A couple enjoy a fun bike ride in Europe. Photo: Getty Images.

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Off the beaten track - Day trips from Europe’s top cities

Published October 14th, 2016

If you’re headed to Europe and want to get more bang for your buck, besides doing an awesome tour another way to bulk up your list of cities explored is to tick off these quick and easy day trips.

With everything being so damn close in Europe it’s not only super easy to head to another city or town for the day, but even crossing into other countries is a piece of cake!

Here’s our top pick of super chill day trips to try once you've nabbed all of the best Europe Earlybird deals on offer right now like 15% off* Europe Summer Trips from Topdeck, Contiki, Busabout  and Intrepid Travel 

Copenhagen to Humlebæk

Why you should go: For one of the world’s most beautiful contemporary museums, Louisiana Museum of Modern Art.

Getting there: Just 35 kilometres north of Copenhagen, the museum is situated directly on the shore of the stunning Øresund Sound. The train from Copenhagen Central Station to Humlebæk Station takes about 45 minutes.



Rome to Ostia Antica

Why you should go: This is where Tiber meets the Tyrrhenian Sea, the Ancient Roman harbour is an archaeological treasure on par with the ruins of Pompeii.

Getting there: Take the Metro to Piramide, then transfer to a regional train stopping at Ostia Antica which all up takes about one and a half to two hours.



Florence to Fiesole

Why you should go: Think Tuscany minus the tourists. Another highlight is the Cathedral of San Romolo in the Etruscan hill town.

Getting there: You’ll want the number seven bus from Florence’s Piazza San Marco, which goes straight to Fiesole taking about 40 minutes.



Paris to Normandy

Why you should go: To see the picturesque island village with just 44 residents and World Heritage Site of Mont-St-Michel. When high tide separates the island from the mainland is the best time to see the island.

Getting there: The high-speed train-and-bus combo ticket is the way to go. Book through Rail Europe. The journey takes just over three hours.


 

A photo posted by Maxime Shilenkoff (@mshilenkoff) on



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Munich to Salzburg, Austria

Why you should go: From the setting of The Sound of Music to being the birthplace of Mozart, sitting on the border of Germany is the musically inclined Salzburg. With its preserved Baroque architecture is the ultimate Austrian city.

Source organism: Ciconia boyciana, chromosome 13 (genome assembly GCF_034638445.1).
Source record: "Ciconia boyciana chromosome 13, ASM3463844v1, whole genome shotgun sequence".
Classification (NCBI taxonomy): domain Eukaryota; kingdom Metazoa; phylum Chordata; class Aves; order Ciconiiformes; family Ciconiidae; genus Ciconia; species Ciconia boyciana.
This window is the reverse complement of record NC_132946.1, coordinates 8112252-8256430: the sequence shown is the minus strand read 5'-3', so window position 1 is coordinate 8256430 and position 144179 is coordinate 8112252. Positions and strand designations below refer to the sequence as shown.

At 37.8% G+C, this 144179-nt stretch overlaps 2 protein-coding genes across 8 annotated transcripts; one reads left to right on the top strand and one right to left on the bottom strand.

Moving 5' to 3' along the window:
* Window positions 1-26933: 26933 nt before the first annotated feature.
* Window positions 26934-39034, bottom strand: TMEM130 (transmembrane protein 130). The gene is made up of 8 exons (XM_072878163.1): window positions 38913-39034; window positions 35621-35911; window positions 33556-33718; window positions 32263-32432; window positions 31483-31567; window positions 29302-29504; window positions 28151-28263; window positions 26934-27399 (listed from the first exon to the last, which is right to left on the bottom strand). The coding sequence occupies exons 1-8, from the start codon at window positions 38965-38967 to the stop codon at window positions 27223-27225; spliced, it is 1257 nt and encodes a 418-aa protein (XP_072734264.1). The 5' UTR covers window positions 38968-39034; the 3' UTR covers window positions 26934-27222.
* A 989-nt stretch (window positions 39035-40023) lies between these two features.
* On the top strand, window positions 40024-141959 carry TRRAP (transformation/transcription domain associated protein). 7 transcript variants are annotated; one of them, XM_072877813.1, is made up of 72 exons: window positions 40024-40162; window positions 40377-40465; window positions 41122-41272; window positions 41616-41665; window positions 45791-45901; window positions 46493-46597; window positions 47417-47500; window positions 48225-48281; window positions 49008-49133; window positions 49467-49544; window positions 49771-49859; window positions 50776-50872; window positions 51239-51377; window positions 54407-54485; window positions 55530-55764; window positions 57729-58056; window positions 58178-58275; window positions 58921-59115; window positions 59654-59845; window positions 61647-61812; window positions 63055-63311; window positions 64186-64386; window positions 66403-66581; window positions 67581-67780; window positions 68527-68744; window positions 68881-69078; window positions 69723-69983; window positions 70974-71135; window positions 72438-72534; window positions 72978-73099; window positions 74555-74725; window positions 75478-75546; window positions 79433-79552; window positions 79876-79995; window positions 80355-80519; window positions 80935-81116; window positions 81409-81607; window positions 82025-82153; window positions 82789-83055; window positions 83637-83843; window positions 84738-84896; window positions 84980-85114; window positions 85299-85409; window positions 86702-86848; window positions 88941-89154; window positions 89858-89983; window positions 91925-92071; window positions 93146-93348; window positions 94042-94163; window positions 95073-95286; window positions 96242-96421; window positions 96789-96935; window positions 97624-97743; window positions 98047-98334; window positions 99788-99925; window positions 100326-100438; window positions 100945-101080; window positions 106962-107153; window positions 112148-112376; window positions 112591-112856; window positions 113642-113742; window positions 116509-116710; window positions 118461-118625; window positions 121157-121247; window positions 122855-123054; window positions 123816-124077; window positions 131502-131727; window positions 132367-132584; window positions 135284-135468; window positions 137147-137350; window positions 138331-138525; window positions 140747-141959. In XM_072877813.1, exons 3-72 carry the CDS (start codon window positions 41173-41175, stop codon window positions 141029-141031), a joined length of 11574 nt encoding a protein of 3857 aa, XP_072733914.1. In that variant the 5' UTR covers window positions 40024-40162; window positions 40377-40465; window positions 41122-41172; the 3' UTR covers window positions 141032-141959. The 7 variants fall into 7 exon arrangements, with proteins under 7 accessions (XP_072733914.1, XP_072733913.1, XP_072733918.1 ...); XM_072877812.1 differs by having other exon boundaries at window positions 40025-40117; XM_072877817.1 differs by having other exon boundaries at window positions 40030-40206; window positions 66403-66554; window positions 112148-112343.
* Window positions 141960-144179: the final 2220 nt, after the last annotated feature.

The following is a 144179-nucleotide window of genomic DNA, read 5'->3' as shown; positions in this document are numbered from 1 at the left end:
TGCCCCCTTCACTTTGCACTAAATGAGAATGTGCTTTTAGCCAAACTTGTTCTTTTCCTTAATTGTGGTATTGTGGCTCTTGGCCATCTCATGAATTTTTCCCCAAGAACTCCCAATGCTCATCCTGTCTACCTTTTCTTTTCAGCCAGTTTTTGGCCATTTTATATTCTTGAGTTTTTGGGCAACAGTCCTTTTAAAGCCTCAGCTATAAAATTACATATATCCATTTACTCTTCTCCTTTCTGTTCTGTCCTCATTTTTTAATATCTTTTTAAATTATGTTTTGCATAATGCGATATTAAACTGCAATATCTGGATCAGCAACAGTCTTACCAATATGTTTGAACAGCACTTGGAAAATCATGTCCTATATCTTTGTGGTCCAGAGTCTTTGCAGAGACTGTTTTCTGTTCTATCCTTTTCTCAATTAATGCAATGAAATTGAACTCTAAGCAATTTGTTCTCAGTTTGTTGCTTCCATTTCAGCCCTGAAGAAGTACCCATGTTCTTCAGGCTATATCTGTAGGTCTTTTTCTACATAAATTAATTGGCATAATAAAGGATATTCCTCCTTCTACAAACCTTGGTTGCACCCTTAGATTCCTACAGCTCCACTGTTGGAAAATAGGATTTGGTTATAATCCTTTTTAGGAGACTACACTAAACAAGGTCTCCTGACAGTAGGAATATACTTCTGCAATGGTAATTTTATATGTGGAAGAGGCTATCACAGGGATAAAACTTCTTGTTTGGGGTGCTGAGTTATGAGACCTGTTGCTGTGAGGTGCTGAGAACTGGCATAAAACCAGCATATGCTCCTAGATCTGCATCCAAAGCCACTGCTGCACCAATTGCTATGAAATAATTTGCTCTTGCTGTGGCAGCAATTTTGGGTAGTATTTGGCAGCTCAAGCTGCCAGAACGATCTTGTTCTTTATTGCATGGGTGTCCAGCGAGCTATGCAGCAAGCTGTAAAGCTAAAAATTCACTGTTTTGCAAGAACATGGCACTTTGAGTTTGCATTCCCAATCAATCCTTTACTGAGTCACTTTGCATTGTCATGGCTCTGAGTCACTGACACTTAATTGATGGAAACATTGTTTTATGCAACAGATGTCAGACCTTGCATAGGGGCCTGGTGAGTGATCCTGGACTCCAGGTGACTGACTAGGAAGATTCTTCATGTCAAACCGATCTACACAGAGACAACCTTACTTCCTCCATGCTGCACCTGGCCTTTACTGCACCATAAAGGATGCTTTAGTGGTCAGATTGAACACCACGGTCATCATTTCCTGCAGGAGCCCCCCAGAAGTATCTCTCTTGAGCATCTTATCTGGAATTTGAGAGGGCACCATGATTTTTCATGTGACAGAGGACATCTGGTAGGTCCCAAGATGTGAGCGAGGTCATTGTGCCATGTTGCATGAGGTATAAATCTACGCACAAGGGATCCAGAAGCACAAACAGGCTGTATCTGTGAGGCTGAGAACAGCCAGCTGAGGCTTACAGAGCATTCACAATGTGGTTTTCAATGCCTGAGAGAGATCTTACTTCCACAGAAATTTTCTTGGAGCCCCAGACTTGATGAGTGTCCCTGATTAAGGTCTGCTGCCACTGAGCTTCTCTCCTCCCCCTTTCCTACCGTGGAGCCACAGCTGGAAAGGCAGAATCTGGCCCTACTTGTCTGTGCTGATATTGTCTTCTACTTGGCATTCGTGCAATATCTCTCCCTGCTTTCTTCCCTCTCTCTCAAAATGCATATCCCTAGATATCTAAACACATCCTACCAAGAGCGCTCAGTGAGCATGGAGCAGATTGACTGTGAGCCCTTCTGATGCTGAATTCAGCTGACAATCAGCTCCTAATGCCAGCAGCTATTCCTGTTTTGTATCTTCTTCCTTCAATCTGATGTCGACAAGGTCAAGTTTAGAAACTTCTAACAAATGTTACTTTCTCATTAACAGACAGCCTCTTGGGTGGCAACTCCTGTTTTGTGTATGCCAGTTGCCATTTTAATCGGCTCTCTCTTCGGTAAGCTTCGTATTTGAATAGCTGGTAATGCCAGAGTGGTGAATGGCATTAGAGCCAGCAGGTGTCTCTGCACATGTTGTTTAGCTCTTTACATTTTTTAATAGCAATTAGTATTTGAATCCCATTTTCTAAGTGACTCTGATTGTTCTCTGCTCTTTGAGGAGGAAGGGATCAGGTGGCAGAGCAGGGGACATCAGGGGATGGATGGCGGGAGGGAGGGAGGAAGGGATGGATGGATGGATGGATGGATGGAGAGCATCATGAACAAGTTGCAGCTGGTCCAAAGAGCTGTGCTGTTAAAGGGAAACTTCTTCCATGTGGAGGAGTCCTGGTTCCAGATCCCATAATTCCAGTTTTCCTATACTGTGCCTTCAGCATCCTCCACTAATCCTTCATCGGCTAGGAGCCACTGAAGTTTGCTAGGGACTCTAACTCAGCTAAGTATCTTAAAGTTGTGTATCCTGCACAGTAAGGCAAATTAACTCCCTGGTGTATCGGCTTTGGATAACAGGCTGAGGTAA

Getting there: Two options for this cross-border journey are either high-speed train or coach. The train will take about an hour and a half and a coach bus will be two hours.


 

A photo posted by Florian Hormann (@fhoermann) on


London to Oxford

Why you should go: Nicknamed by poet Matthew Arnold as the ‘city of dreaming spires’ for all of its 12th century medieval architecture, Oxford is also home to one of the world’s most prestigious universities. The county town of Oxford is filled with its namesake university’s many colleges each with their own spectacular architecture and history. Highlights are the Bodleian library and Bridge of Sighs at Hertford College.

Getting there: The Oxford line on the tube leaving from Paddington Station gets you straight there in under an hour.


 

A photo posted by (@aleekpphotography_) on


Vienna to Bratislava

Why you should go: Vienna is one of the best cities to travel to-and-from within Europe being so close to some of the continent’s most exciting cities like Prague, Budapest and Munich. However Bratislava, the capital of Slovakia, is possibly one of the most exciting and underrated. Pro tip: Check out the region’s many surrounding vineyards.

Getting there: It is easy peasy getting to Bratislava from Vienna and only takes an hour on the train from Vienna’s Wien Hauptbahnhof central station to Bratislava - Hlavná stanica.


 

A photo posted by Patrícia Juhásová (@patris_j) on


Amsterdam to Ghent

Why you should go: Take a break from the fast pace of life in Amsterdam to get a taste of Belgium minus the crowds by taking a dip into Ghent. Don’t worry though, the party will live on in the university town of Ghent if you head onto Korenmarkt for the town’s central bars and pubs, or out towards Blandijnberg for the city's student nightlife.

Getting there: You can either travel via high-speed rail taking just over two hours or Intercity Brussels also runs a slightly cheaper train line to Ghent taking around three-and-a-half hours.


 

A photo posted by Valeriya Alekseeva (@valeriala69) on



Can you say flights to Europe on layby....for $1. This is not a fire drill, book now, pay later is bringing the real.


 

Sam Aldenton

Sam Aldenton is a travel writer, digital content creator (read: takes photos/videos with her iphone and sometimes a real camera) and former retail and youth trend forecaster. When she's not off discovering the world’s best pizza (an obsession picked up from her 4-years in New York), she makes her home in Brisbane, Australia. Follow her on Twitter or Instagram at @samaaldenton.